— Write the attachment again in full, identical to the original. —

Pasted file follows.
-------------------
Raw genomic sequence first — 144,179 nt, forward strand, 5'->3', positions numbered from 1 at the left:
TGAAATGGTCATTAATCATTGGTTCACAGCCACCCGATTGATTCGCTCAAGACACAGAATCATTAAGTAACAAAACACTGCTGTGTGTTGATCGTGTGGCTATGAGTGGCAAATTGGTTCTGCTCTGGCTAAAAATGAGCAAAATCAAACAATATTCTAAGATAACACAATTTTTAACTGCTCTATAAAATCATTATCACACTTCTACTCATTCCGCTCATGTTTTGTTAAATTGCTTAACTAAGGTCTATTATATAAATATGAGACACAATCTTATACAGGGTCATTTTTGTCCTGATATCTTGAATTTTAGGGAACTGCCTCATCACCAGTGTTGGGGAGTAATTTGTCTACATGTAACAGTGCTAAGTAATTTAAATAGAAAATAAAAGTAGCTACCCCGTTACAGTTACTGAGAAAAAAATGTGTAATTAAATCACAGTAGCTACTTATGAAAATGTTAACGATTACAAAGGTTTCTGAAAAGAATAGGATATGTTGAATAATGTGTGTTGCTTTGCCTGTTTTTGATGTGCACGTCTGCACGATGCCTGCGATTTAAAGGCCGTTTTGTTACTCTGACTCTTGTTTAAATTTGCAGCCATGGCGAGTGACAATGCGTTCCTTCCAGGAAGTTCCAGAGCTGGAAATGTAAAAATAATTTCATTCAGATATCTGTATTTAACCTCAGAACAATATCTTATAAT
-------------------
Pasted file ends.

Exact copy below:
Raw genomic sequence first — 144,179 nt, forward strand, 5'->3', positions numbered from 1 at the left:
TGAAATGGTCATTAATCATTGGTTCACAGCCACCCGATTGATTCGCTCAAGACACAGAATCATTAAGTAACAAAACACTGCTGTGTGTTGATCGTGTGGCTATGAGTGGCAAATTGGTTCTGCTCTGGCTAAAAATGAGCAAAATCAAACAATATTCTAAGATAACACAATTTTTAACTGCTCTATAAAATCATTATCACACTTCTACTCATTCCGCTCATGTTTTGTTAAATTGCTTAACTAAGGTCTATTATATAAATATGAGACACAATCTTATACAGGGTCATTTTTGTCCTGATATCTTGAATTTTAGGGAACTGCCTCATCACCAGTGTTGGGGAGTAATTTGTCTACATGTAACAGTGCTAAGTAATTTAAATAGAAAATAAAAGTAGCTACCCCGTTACAGTTACTGAGAAAAAAATGTGTAATTAAATCACAGTAGCTACTTATGAAAATGTTAACGATTACAAAGGTTTCTGAAAAGAATAGGATATGTTGAATAATGTGTGTTGCTTTGCCTGTTTTTGATGTGCACGTCTGCACGATGCCTGCGATTTAAAGGCCGTTTTGTTACTCTGACTCTTGTTTAAATTTGCAGCCATGGCGAGTGACAATGCGTTCCTTCCAGGAAGTTCCAGAGCTGGAAATGTAAAAATAATTTCATTCAGATATCTGTATTTAACCTCAGAACAATATCTTATAAT